There has been a movement among professors at many UNC schools to move as many classes online as possible as administrators have not been willing to officially move all instruction online.

This week Dr. Mimi Chapman, chair of the faculty council, said she will herself be teaching online-only following the Orange County Health Department’s recommendation.

“I could not possibly do otherwise in the face of such a letter from our local health department,” Chapman wrote to Chancellor Kevin Guskiewicz in an email Wednesday.

Calls and e-mails to the UNC System and UNC-Chapel Hill for clarification on system and university policies and density reduction measures were not returned Thursday.

COVID-19, Education, Higher Ed, News

Unions call for county health directors to shut down in-person instruction at UNC schools in pandemic

Unions and groups representing UNC System workers and professors are urging county health directors from college communities across the state to order universities to close for normal business “until such time as students, faculty and staff can return safely to their work” during the COVID-19 pandemic.

The memo, sent Thursday, comes after this week’s revelation that the Orange County Health Department recommended UNC-Chapel Hill go entirely online in the Fall semester and cut on-campus living to a bare minimum. UNC-Chapel Hill administrators did not disclose those recommendations to faculty, students or the community and is not following them.

The President of the UNC System and the UNC Board of Governors will make the ultimate decision about university closings. They have directed the chancellors to follow orders from public health officials but not recommendations.

The coalition of groups sent the memo calling for orders to directors of health in Watauga, Pitt, Pasquotank, Cumberland, Guilford, Wake, Durham, Orange, Buncombe, Mecklenburg, Robeson, Forsyth, New Hanover and Jackson counties.

“Today, we implore each of you, as the experts and stewards of public health in your respective communities that include UNC System campuses, to communicate your own concerns, guidance, mandates, directives and recommendations in explicit terms, directly to university leadership at the campus in your county,” the unions wrote in the memo. “We ask you to send your own thoughts about how, when, and whether to safely re-open campus to the chancellor and other university leadership with whom you are working on this evolving situation.”

“Nobody knows your county’s unique strengths and areas of vulnerability better than you and your colleagues. We are depending on your collective knowledge, experience, and voices to keep our communities safe, healthy, and strong,” they wrote in the memo. “We ask that you do the responsible thing and order universities closed for normal business until such time as students, faculty, and staff can return safely to their work. We speak not only for ourselves, but on behalf of our students, co-workers, families, and neighbors in making this plea. Ultimately it is your guidance, your words and actions that will matter the most as we move forward together.”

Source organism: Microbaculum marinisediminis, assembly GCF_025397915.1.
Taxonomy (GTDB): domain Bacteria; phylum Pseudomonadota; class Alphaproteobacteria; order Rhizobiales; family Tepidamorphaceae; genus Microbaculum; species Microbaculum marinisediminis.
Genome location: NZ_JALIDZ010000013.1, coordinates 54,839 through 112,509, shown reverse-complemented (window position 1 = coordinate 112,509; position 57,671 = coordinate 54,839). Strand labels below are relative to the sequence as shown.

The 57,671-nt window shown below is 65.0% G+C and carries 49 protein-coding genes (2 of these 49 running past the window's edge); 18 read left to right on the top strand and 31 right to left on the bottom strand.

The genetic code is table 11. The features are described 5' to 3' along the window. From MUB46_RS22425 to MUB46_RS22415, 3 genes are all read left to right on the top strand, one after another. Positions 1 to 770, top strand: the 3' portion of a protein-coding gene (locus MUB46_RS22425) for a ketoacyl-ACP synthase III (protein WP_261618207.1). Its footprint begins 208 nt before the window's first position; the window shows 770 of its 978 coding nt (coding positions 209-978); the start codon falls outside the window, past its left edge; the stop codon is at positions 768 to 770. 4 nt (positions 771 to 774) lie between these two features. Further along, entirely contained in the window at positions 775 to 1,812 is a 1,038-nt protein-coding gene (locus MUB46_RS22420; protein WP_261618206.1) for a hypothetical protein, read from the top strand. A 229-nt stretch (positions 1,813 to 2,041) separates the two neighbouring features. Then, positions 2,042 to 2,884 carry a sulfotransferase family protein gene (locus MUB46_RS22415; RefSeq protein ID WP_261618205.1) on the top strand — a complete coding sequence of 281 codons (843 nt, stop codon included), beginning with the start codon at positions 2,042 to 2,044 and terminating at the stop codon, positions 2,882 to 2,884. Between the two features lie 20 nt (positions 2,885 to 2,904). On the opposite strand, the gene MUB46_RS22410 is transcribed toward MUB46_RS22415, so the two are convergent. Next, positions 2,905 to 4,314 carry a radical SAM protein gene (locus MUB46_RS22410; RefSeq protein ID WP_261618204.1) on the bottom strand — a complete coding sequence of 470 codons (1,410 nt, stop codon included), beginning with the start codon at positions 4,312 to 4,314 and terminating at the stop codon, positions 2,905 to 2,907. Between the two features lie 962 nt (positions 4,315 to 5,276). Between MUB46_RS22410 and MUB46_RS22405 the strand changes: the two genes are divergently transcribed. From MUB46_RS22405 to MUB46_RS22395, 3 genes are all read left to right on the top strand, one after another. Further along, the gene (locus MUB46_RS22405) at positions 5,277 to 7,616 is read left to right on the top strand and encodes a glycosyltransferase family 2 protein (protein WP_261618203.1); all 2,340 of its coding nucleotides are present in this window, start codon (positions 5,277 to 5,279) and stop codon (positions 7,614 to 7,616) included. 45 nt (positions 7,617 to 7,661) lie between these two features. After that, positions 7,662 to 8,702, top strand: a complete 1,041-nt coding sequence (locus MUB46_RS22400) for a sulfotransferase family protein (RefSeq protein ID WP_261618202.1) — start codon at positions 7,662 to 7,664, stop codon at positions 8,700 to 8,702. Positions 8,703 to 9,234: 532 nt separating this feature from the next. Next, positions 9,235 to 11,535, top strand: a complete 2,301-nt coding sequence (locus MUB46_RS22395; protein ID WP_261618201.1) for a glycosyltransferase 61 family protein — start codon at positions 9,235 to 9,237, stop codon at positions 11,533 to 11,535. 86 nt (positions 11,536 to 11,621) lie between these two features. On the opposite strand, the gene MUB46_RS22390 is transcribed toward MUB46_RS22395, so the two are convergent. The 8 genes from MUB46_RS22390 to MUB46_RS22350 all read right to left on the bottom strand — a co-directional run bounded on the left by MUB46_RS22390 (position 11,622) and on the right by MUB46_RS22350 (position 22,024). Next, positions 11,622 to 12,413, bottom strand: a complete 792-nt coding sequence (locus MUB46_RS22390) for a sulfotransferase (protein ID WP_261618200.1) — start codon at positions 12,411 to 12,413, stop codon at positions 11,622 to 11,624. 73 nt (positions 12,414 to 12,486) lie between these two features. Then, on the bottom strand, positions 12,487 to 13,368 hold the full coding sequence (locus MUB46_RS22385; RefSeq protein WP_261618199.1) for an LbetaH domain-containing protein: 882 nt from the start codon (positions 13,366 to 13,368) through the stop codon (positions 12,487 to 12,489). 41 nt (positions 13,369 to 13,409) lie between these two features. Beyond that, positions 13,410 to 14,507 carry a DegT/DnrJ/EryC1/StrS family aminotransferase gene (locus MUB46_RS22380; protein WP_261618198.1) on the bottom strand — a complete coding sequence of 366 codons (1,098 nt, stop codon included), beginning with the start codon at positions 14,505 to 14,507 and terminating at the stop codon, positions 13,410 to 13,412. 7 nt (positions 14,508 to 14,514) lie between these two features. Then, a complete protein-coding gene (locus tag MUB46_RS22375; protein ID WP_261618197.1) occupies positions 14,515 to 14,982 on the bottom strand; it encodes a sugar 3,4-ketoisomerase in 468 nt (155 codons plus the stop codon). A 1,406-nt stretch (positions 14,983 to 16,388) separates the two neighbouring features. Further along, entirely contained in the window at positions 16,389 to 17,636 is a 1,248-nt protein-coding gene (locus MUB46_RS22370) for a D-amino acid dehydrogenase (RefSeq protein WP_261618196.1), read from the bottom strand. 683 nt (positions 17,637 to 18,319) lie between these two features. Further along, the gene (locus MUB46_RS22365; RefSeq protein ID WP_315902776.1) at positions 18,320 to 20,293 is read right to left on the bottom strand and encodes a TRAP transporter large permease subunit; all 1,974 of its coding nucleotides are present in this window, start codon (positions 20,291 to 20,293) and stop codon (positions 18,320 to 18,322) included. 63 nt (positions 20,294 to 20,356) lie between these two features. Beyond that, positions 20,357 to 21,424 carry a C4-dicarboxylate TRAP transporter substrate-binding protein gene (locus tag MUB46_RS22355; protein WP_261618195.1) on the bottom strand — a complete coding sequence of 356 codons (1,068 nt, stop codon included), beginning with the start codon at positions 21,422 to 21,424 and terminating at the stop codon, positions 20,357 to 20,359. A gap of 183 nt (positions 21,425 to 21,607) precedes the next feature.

The coalition includes NC Public Service Workers Union: UE Local 150; UNC-Chapel Hill American Association of University Professors (AAUP) Chapter; Members of the North Carolina Conference of AAUP; Workers of UNC Coalition

Read the full memo here.

 

Education, Higher Ed, News, public health

Chair of UNC-CH faculty: “a serious breach of trust” campus not aware of Orange County health recommendation

The chair of the UNC-Chapel Hill faculty sent an email to Chancellor Kevin Guskiewicz and Provost Bob Blouin Wednesday expressing “dismay” faculty were not made aware that the Orange County Health director last week recommended the school move to online-only instruction and restrict student housing due to mounting evidence of widening COVID-19 infection.

“It feels like a serious breach of trust to have kept such recommendations from the campus community of faculty, staff and students,” wrote Dr. Mimi Chapman, chair of the faculty.

In the email, whose subject line is “Dismay,” Chapman goes on to say that she has personally changed her plans to hold an in-person orientation for doctoral students this week and that the class she planned to teach in person this semester will change to remote.

“I could not possibly do otherwise in the face of such a letter from our local health department,” Chapman wrote.

Chapman pointed to already rampant flouting of mask and distancing rules on campus, in student stores and at off campus gatherings.

“These look like off ramps to me,” referring to the term UNC-Chapel Hill has used to indicate things that would lead them off of their “roadmap to return” and back to the online-only instruction of last semester.

Policy Watch has reached out to UNC-Chapel Hill, the UNC System office and UNC Board of Governors for response to the Orange County health director’s letter. They have not yet responded.

Chapman’s letter, in its entirety:

 

Dear Kevin and Bob:

This morning members of the FEC had the attached letter forwarded to us. We are  completely shocked that such a letter would’ve been received last week and that none of us have known about it until now – hours before it has turned up in the News and Observer.  It feels like a serious breech of trust to have kept such recommendations from the campus community of faculty, staff, and students.

Yesterday, I received word from a faculty member that in student stores, which was packed, only a third of people there were wearing masks.  Just now I received a video from a citizen who videotaped a line of what appeared to be sorority women – at least 50 – coming out from an indoor, unmasked gathering at 210 Ransom Street.

These look like off ramps to me. For myself, I am changing my plans to hold a in in person orientation for our doctoral students tomorrow, and my class that was planned to be delivered in person will change to remote.  I could not possibly do otherwise in the face of such a letter from our local health department.